OFF TO THE RACES: About last night
Miss the debate? You can follow along with our NBC News Political Unit's blow-by-blow here.
Perry Bacon Jr. asks if Republicans made a mistake by going relatively easy on the absent Trump during last night's debate. "Allies of Cruz, seeing Trump move ahead of him in Iowa polls, have started running ads highlighting some of the mogul's past liberal stances on policy issues. New Jersey Gov. Chris Christie, on the eve of the debate, had been suggesting Trump was being disrespectful to Iowa voters by not appearing at the Des Moines debate Neither man made these arguments against Trump on Thursday night."
Trump says he skipped the Fox News event "out of respect for myself."
NBC's Benjy Sarlin looks at what we learned from the Trump-less contest.
Msnbc.com's Emma Margolin examines how the Republicans on stage tried to thread the needle on religious liberty questions.
The Des Moines Register's take: "With Trump benched, Cruz got body-checked, former Florida Gov. Jeb Bush got hot, Florida U.S. Sen. Marco Rubio ran around a lot but exuded energy, and New Jersey Gov. Chris Christie scored some great points, Iowans said. Retired neurosurgeon Ben Carson, Kentucky U.S. Sen. Rand Paul and Ohio Gov. John Kasich faded during the final GOP presidential debate before voting begins, observers said."
And the DMR's headline in the print edition: "ROUGH NIGHT FOR CRUZ."
The AP's debate lede: "For the Republican candidates for president, it was a glimpse of what could have been."
The New York Times: "If the debate began on a surreal note, with the candidates poking fun at the absence of the field's leader, Mr. Trump, it quickly turned conventional as the contenders tried to undercut one another in hopes of gaining favor with Iowa voters. But the added attention may not have been particularly helpful. There was more time for Mr. Cruz's image as a consistent conservative to come under relentless attack. There was more time for Mr. Rubio's past alliance with Democrats on an immigration overhaul to come under scrutiny. There was more time for former Gov. Jeb Bush of Florida and Gov. John Kasich of Ohio to discuss policy, in hopes of helping their chances in New Hampshire, but neither man had particularly electrifying moments.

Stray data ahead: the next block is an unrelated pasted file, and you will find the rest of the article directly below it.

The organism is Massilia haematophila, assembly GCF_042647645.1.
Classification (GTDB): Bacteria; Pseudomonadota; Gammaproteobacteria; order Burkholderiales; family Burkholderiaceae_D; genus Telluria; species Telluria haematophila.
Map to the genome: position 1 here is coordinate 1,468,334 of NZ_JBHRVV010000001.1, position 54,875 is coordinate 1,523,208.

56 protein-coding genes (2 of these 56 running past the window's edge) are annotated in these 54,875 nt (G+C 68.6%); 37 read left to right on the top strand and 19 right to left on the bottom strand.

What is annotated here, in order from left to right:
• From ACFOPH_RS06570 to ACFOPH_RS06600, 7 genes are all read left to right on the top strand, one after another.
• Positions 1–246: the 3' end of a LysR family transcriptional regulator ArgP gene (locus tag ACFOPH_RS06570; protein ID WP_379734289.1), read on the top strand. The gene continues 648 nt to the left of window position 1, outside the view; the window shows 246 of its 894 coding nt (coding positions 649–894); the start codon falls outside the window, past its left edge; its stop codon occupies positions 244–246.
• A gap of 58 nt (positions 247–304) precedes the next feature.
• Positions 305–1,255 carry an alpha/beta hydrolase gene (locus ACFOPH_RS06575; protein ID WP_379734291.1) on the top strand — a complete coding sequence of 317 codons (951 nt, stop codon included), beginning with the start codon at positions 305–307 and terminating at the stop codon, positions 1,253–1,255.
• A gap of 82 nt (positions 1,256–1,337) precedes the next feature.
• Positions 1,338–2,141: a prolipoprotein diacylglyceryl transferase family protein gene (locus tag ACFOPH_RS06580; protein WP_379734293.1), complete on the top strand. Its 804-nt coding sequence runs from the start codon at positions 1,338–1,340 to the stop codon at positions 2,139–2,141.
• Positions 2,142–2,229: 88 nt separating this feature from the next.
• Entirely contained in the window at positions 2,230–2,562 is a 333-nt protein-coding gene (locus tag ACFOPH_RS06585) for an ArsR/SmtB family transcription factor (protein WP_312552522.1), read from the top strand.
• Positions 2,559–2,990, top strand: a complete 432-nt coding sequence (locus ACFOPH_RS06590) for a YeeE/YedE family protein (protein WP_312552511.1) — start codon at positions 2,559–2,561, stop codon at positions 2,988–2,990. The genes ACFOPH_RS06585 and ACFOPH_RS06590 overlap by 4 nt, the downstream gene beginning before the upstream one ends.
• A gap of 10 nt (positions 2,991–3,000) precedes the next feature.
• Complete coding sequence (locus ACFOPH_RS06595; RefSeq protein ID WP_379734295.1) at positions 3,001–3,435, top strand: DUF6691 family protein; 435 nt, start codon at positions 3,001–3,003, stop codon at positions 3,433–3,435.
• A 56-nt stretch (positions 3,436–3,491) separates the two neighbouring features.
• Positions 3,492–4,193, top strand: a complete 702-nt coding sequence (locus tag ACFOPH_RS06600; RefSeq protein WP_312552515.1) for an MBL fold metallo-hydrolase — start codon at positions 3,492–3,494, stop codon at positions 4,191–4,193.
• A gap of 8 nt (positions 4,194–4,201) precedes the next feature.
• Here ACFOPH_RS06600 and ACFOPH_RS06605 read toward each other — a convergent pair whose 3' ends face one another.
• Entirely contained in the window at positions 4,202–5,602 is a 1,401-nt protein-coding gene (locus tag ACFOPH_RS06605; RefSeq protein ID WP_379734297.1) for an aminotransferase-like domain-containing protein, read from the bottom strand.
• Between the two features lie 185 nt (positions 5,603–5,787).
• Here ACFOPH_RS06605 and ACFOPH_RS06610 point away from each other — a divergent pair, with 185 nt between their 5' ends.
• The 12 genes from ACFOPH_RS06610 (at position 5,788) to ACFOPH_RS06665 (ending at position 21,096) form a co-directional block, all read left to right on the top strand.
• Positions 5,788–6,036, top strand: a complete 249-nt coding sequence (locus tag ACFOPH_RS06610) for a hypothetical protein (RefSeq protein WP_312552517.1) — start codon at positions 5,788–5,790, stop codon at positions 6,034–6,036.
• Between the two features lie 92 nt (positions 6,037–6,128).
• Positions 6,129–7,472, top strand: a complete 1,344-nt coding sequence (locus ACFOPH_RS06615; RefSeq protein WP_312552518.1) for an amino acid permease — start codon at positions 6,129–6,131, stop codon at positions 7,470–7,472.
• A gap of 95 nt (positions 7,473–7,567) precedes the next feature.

The Wall Street Journal picks up on the important theme from we wrote about last week: In a caucus, some votes matter more than others.
POLITICO sums up the debate over debates on the Democratic side.
RUBIO: His camp has concluded that a win for Trump in Iowa could help the senator's chances, the New York Times writes. "The Florida senator and his advisers have concluded that a head-to-head battle with Mr. Trump over the next several weeks would be much more advantageous than one with Senator Ted Cruz of Texas, whose success would greatly complicate Mr. Rubio's hopes of consolidating his support inside the Republican Party."
SANDERS: His doctor vouched yesterday for his "very good health."
TRUMP: The New York Times on his veterans' event: "It was supposed to be about the veterans. It was not really about the veterans. Donald J. Trump was putting on a show — and it was entirely about him: his hurt, his feelings, his vanity and his revenge."
POLITICO writes that Jeff Sessions is torn about whether to back Trump or Cruz.
*** Friday's "MSNBC Live with Tamron Hall" line-up: Tamron Hall interviews at 11:00am ET - Clinton supporter former Sen. Tom Harkin (D-IA), Des Moines register columnist Kathie Obradovich and Washington Post columnist Dana Milbank. Plus live reports from the campaign trail in Iowa and New Hampshire.
*** Friday's "Andrea Mitchell Reports" line-up: Andrea Mitchell hosts the show live from Des Moines, Iowa! NBC's Hallie Jackson, Kasie Hunt, Katy Tur , Kristen Welker and Chris Jansing will join us for the countdown to the caucuses! The New York Times' Jeremy Peters and Julie Pace from the Associated Press will join to dissect last night's debate and today's campaign events. Iowa legend David Yepsen will join us with his preview of Monday's caucus.